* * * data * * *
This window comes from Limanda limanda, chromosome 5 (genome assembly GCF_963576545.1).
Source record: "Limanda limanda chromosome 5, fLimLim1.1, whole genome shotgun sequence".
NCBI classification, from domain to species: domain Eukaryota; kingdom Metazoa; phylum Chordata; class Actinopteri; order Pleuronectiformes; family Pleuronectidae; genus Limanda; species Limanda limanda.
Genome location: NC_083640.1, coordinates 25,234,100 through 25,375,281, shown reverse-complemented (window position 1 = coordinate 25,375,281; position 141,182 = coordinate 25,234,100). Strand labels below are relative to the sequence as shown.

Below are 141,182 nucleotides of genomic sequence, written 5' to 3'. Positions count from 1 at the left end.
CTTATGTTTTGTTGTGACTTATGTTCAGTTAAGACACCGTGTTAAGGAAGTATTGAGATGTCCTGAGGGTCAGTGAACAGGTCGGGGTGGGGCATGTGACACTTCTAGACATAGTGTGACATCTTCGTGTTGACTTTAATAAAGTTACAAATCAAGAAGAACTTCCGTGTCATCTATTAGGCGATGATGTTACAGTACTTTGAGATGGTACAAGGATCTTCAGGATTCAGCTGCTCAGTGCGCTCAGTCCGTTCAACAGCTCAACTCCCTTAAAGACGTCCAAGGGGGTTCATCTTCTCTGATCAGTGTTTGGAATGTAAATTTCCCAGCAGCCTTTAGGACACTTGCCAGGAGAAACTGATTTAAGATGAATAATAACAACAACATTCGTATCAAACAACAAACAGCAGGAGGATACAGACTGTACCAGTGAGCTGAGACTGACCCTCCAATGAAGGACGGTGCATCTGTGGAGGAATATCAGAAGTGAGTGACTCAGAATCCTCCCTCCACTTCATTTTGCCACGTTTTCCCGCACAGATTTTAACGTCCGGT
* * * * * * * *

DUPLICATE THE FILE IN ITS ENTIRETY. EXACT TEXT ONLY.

This window comes from Limanda limanda, chromosome 5 (genome assembly GCF_963576545.1).
Source record: "Limanda limanda chromosome 5, fLimLim1.1, whole genome shotgun sequence".
NCBI classification, from domain to species: domain Eukaryota; kingdom Metazoa; phylum Chordata; class Actinopteri; order Pleuronectiformes; family Pleuronectidae; genus Limanda; species Limanda limanda.
Genome location: NC_083640.1, coordinates 25,234,100 through 25,375,281, shown reverse-complemented (window position 1 = coordinate 25,375,281; position 141,182 = coordinate 25,234,100). Strand labels below are relative to the sequence as shown.

Below are 141,182 nucleotides of genomic sequence, written 5' to 3'. Positions count from 1 at the left end.
CTTATGTTTTGTTGTGACTTATGTTCAGTTAAGACACCGTGTTAAGGAAGTATTGAGATGTCCTGAGGGTCAGTGAACAGGTCGGGGTGGGGCATGTGACACTTCTAGACATAGTGTGACATCTTCGTGTTGACTTTAATAAAGTTACAAATCAAGAAGAACTTCCGTGTCATCTATTAGGCGATGATGTTACAGTACTTTGAGATGGTACAAGGATCTTCAGGATTCAGCTGCTCAGTGCGCTCAGTCCGTTCAACAGCTCAACTCCCTTAAAGACGTCCAAGGGGGTTCATCTTCTCTGATCAGTGTTTGGAATGTAAATTTCCCAGCAGCCTTTAGGACACTTGCCAGGAGAAACTGATTTAAGATGAATAATAACAACAACATTCGTATCAAACAACAAACAGCAGGAGGATACAGACTGTACCAGTGAGCTGAGACTGACCCTCCAATGAAGGACGGTGCATCTGTGGAGGAATATCAGAAGTGAGTGACTCAGAATCCTCCCTCCACTTCATTTTGCCACGTTTTCCCGCACAGATTTTAACGTCCGGT